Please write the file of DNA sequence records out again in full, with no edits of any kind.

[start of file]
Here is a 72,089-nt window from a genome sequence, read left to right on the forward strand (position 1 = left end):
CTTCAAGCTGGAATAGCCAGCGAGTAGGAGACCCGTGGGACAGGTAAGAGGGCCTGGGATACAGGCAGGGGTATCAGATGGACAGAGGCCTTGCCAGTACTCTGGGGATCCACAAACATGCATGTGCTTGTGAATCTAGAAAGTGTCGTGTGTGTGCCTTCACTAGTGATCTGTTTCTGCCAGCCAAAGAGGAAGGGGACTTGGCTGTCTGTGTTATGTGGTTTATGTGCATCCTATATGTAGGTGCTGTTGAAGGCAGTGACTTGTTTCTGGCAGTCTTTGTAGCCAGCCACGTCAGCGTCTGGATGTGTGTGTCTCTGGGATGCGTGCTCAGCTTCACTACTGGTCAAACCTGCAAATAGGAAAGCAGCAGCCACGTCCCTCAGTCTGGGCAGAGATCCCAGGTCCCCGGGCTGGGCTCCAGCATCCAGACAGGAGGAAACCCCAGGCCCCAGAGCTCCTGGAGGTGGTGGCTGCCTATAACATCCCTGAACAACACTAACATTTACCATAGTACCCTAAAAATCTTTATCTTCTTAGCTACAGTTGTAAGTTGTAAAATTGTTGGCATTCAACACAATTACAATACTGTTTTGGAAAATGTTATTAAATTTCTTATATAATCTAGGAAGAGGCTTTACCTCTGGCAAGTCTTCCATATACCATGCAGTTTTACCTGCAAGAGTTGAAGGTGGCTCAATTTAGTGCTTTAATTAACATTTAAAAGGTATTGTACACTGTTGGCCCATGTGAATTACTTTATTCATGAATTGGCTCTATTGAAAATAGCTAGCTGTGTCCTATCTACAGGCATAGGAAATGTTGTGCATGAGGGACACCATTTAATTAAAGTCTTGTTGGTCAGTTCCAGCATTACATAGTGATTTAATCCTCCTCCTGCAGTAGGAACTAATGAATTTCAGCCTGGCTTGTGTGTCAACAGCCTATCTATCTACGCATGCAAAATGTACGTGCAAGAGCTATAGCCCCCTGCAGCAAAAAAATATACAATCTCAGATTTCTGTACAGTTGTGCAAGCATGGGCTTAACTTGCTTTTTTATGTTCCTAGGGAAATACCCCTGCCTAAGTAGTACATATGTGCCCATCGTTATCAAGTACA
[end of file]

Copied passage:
Here is a 72,089-nt window from a genome sequence, read left to right on the forward strand (position 1 = left end):
CTTCAAGCTGGAATAGCCAGCGAGTAGGAGACCCGTGGGACAGGTAAGAGGGCCTGGGATACAGGCAGGGGTATCAGATGGACAGAGGCCTTGCCAGTACTCTGGGGATCCACAAACATGCATGTGCTTGTGAATCTAGAAAGTGTCGTGTGTGTGCCTTCACTAGTGATCTGTTTCTGCCAGCCAAAGAGGAAGGGGACTTGGCTGTCTGTGTTATGTGGTTTATGTGCATCCTATATGTAGGTGCTGTTGAAGGCAGTGACTTGTTTCTGGCAGTCTTTGTAGCCAGCCACGTCAGCGTCTGGATGTGTGTGTCTCTGGGATGCGTGCTCAGCTTCACTACTGGTCAAACCTGCAAATAGGAAAGCAGCAGCCACGTCCCTCAGTCTGGGCAGAGATCCCAGGTCCCCGGGCTGGGCTCCAGCATCCAGACAGGAGGAAACCCCAGGCCCCAGAGCTCCTGGAGGTGGTGGCTGCCTATAACATCCCTGAACAACACTAACATTTACCATAGTACCCTAAAAATCTTTATCTTCTTAGCTACAGTTGTAAGTTGTAAAATTGTTGGCATTCAACACAATTACAATACTGTTTTGGAAAATGTTATTAAATTTCTTATATAATCTAGGAAGAGGCTTTACCTCTGGCAAGTCTTCCATATACCATGCAGTTTTACCTGCAAGAGTTGAAGGTGGCTCAATTTAGTGCTTTAATTAACATTTAAAAGGTATTGTACACTGTTGGCCCATGTGAATTACTTTATTCATGAATTGGCTCTATTGAAAATAGCTAGCTGTGTCCTATCTACAGGCATAGGAAATGTTGTGCATGAGGGACACCATTTAATTAAAGTCTTGTTGGTCAGTTCCAGCATTACATAGTGATTTAATCCTCCTCCTGCAGTAGGAACTAATGAATTTCAGCCTGGCTTGTGTGTCAACAGCCTATCTATCTACGCATGCAAAATGTACGTGCAAGAGCTATAGCCCCCTGCAGCAAAAAAATATACAATCTCAGATTTCTGTACAGTTGTGCAAGCATGGGCTTAACTTGCTTTTTTATGTTCCTAGGGAAATACCCCTGCCTAAGTAGTACATATGTGCCCATCGTTATCAAGTACA